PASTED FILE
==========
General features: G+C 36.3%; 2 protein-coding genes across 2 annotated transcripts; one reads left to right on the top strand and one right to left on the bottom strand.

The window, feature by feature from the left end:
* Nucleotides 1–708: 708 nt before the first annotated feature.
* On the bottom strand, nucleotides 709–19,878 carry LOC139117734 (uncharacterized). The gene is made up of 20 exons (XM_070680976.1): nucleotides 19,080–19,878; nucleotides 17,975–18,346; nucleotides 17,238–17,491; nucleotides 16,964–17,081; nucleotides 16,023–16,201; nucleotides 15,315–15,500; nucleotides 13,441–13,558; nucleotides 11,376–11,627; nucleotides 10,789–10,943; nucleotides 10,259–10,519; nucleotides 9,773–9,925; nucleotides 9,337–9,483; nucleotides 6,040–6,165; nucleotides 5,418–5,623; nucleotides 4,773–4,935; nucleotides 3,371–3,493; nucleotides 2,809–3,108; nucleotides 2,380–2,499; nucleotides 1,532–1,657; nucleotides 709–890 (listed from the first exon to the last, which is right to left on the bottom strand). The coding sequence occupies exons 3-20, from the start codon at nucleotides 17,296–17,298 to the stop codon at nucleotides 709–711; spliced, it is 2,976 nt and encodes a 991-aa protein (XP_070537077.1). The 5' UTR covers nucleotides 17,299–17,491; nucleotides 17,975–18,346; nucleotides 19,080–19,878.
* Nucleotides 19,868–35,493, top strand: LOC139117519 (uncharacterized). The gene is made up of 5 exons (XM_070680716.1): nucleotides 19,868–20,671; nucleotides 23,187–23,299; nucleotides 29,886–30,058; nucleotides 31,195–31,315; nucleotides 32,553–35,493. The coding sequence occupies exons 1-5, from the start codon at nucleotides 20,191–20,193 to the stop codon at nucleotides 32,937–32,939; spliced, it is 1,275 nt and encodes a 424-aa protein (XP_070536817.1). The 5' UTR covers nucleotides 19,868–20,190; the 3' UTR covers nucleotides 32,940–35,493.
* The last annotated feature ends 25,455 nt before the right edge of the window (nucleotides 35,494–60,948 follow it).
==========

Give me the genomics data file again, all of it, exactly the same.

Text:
General features: G+C 36.3%; 2 protein-coding genes across 2 annotated transcripts; one reads left to right on the top strand and one right to left on the bottom strand.

The window, feature by feature from the left end:
* Nucleotides 1–708: 708 nt before the first annotated feature.
* On the bottom strand, nucleotides 709–19,878 carry LOC139117734 (uncharacterized). The gene is made up of 20 exons (XM_070680976.1): nucleotides 19,080–19,878; nucleotides 17,975–18,346; nucleotides 17,238–17,491; nucleotides 16,964–17,081; nucleotides 16,023–16,201; nucleotides 15,315–15,500; nucleotides 13,441–13,558; nucleotides 11,376–11,627; nucleotides 10,789–10,943; nucleotides 10,259–10,519; nucleotides 9,773–9,925; nucleotides 9,337–9,483; nucleotides 6,040–6,165; nucleotides 5,418–5,623; nucleotides 4,773–4,935; nucleotides 3,371–3,493; nucleotides 2,809–3,108; nucleotides 2,380–2,499; nucleotides 1,532–1,657; nucleotides 709–890 (listed from the first exon to the last, which is right to left on the bottom strand). The coding sequence occupies exons 3-20, from the start codon at nucleotides 17,296–17,298 to the stop codon at nucleotides 709–711; spliced, it is 2,976 nt and encodes a 991-aa protein (XP_070537077.1). The 5' UTR covers nucleotides 17,299–17,491; nucleotides 17,975–18,346; nucleotides 19,080–19,878.
* Nucleotides 19,868–35,493, top strand: LOC139117519 (uncharacterized). The gene is made up of 5 exons (XM_070680716.1): nucleotides 19,868–20,671; nucleotides 23,187–23,299; nucleotides 29,886–30,058; nucleotides 31,195–31,315; nucleotides 32,553–35,493. The coding sequence occupies exons 1-5, from the start codon at nucleotides 20,191–20,193 to the stop codon at nucleotides 32,937–32,939; spliced, it is 1,275 nt and encodes a 424-aa protein (XP_070536817.1). The 5' UTR covers nucleotides 19,868–20,190; the 3' UTR covers nucleotides 32,940–35,493.
* The last annotated feature ends 25,455 nt before the right edge of the window (nucleotides 35,494–60,948 follow it).